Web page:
At the just concludedGlobal Commodities Forum in Geneva, Switzerland, policymakers yet again deliberated on numerous issues that have plagued developing nations with particular emphasis on commodity exporters in the wake of arguably the economic shock of the century. As the ‘green energy transition’ train gains steam however, it came as no surprise that a session on the green energy transition was on the programme.
But credit need be bestowed where it is due. See, over the past decade, major global economies devoted nearly 16 per cent of their total fiscal stimulus to “green investments.” Many of these took were in form of low-carbon energy, energy efficiency, pollution abatement and materials recycling, natural-resources conservation and environmental compliance.
Nevertheless, today, the green economy is at a critical crossroads. On one end, has the potential to foster a new wave of economy buoyed by wide innovation, employment, and green growth while on the other end, some are worried that if not is not done soon enough, it may be relegated to a niche within an overall ‘brown’ economy. A critical matter to address today is the policy void which continuously cripples the green transition on three fronts. That is; environmentally harmful subsidies, inadequate market-based incentives, and insufficient public support for private research and development. A policy strategy for green growth requires phasing out and rationalizing subsidies, instigating effective market-based instruments, and allocating the revenues raised to enhance green innovation.
In order to achieve a hasty transition to green energy, we need to be asking ourselves how to transition the world’s energy infrastructure away from gas and coal, while also meeting dramatically increased overall global demand. This is by far the most challenging question of them all. Policymakers need devise a means to remove polluting fuels from the energy mix of their respective nations and this is where it gets complicated. See, over the past 20 years, global energy consumption has increased by over 45% and with this demand, coal too has picked up. More frustrating is the fact that some governments which rely heavily on coal have in the past refused to endorse scientific advice on climate change.
A daunting revelation at the Global Commodities Forum was the fact that demand for specific minerals is expected to rise at rates never seen before exposing the sector of renewable energies to potentially disruptive market tensions. For instance, solar photovoltaic (PV) plants, wind farms and electric vehicles (EVs) generally require more minerals to build than their fossil fuel-based counterparts. Now given the energy policies changes taking shape across the world, the laxation of the regulatory framework could lead to a doubling of overall mineral requirements for clean energy technologies by 2040 given the heightened production.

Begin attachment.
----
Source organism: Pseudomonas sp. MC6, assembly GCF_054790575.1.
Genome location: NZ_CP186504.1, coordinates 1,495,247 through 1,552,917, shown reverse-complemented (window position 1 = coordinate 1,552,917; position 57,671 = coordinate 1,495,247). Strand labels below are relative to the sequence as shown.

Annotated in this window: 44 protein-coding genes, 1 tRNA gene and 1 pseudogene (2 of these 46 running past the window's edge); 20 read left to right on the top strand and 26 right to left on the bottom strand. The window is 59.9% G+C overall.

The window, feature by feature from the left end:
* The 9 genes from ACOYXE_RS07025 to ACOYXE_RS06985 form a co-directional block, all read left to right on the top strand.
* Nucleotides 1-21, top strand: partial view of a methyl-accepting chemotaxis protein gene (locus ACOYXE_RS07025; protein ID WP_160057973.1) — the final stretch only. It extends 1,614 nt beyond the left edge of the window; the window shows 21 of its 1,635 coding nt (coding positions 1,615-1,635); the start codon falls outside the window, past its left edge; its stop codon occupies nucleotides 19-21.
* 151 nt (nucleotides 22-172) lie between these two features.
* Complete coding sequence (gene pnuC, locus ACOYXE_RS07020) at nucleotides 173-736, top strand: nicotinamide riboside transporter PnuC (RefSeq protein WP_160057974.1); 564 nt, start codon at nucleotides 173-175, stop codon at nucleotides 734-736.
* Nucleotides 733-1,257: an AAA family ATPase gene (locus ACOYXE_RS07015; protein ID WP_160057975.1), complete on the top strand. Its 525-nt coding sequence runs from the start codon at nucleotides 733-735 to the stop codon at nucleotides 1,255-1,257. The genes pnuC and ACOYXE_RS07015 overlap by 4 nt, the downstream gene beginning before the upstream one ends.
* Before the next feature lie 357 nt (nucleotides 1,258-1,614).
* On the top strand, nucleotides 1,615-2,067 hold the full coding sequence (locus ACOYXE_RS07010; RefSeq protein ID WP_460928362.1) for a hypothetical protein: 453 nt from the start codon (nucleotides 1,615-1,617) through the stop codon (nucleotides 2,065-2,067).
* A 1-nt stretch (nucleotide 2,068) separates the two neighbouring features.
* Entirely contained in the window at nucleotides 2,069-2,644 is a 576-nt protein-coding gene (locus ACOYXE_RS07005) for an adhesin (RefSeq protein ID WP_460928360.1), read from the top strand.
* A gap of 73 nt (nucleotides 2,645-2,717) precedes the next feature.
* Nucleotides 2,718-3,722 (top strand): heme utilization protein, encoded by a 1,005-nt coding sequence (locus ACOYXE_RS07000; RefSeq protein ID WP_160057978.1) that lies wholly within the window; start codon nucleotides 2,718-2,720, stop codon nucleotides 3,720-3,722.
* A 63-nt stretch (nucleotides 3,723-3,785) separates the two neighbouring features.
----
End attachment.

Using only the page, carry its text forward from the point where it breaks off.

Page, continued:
Amidst the impending binge in global demand for critical minerals, unless governments do away with the environmentally harmful subsidies, the green energy transition may take longer than expected. The persistence of fossil-fuel subsidies is an example of environmentally harmful subsidies that are slowing the development of the green economy. Recent studies have revealed that they have the ‘triple-whammy effect’ of creating economic inefficiencies in production, distorting market prices to make fossil fuels artificially cheap relative to clean energy sources, and increasing environmental damages and health effects from pollution. However, the persistence of fossil-fuel subsidies and other environmentally damaging subsidies, such as in agriculture and transport, creates another problem as the same subsidies for a basis for the implementation of environmentally motivated subsidies as the main policy for fostering the green economy. The reasoning being that the environment subsidies would counter the price advantage that environmentally harmful subsidies give to the brown economy, and subsequently promote the expansion and employment in the emerging sectors of the green economy.
Ultimately, renewable energy has a critical role to play in the structural transformation of developing economies, becoming a potential catalyst for innovation. More so, with forecasts showing that renewable energy has the potential to account for more than 60 per cent of the global increase in electricity output by 2023, the falling cost of renewables could play a key role in getting electricity to more businesses and homes in developing countries, especially those outside the main cities by far justifying the need for a transition in our lifetime.